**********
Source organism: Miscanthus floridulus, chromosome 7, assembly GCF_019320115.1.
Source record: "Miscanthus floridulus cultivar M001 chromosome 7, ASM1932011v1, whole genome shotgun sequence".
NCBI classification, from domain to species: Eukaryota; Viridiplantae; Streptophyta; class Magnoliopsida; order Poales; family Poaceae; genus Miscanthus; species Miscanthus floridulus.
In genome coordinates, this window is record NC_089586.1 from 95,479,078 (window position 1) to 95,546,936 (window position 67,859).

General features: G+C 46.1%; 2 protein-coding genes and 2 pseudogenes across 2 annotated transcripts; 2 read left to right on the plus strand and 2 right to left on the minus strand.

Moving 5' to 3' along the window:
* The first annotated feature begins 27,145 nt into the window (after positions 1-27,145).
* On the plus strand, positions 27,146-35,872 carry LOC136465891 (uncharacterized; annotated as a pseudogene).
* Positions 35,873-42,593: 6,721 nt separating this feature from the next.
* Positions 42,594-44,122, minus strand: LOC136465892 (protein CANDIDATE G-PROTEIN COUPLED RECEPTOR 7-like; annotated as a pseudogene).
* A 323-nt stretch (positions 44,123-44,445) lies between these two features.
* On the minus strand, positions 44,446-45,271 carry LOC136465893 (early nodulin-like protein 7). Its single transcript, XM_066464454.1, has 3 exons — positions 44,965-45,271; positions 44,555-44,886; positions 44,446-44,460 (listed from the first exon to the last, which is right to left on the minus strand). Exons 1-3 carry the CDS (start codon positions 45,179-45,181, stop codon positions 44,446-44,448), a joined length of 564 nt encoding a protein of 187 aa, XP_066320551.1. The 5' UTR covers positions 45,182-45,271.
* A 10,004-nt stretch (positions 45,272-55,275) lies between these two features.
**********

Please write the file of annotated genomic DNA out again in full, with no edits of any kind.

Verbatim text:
Source organism: Miscanthus floridulus, chromosome 7, assembly GCF_019320115.1.
Source record: "Miscanthus floridulus cultivar M001 chromosome 7, ASM1932011v1, whole genome shotgun sequence".
NCBI classification, from domain to species: Eukaryota; Viridiplantae; Streptophyta; class Magnoliopsida; order Poales; family Poaceae; genus Miscanthus; species Miscanthus floridulus.
In genome coordinates, this window is record NC_089586.1 from 95,479,078 (window position 1) to 95,546,936 (window position 67,859).

General features: G+C 46.1%; 2 protein-coding genes and 2 pseudogenes across 2 annotated transcripts; 2 read left to right on the plus strand and 2 right to left on the minus strand.

Moving 5' to 3' along the window:
* The first annotated feature begins 27,145 nt into the window (after positions 1-27,145).
* On the plus strand, positions 27,146-35,872 carry LOC136465891 (uncharacterized; annotated as a pseudogene).
* Positions 35,873-42,593: 6,721 nt separating this feature from the next.
* Positions 42,594-44,122, minus strand: LOC136465892 (protein CANDIDATE G-PROTEIN COUPLED RECEPTOR 7-like; annotated as a pseudogene).
* A 323-nt stretch (positions 44,123-44,445) lies between these two features.
* On the minus strand, positions 44,446-45,271 carry LOC136465893 (early nodulin-like protein 7). Its single transcript, XM_066464454.1, has 3 exons — positions 44,965-45,271; positions 44,555-44,886; positions 44,446-44,460 (listed from the first exon to the last, which is right to left on the minus strand). Exons 1-3 carry the CDS (start codon positions 45,179-45,181, stop codon positions 44,446-44,448), a joined length of 564 nt encoding a protein of 187 aa, XP_066320551.1. The 5' UTR covers positions 45,182-45,271.
* A 10,004-nt stretch (positions 45,272-55,275) lies between these two features.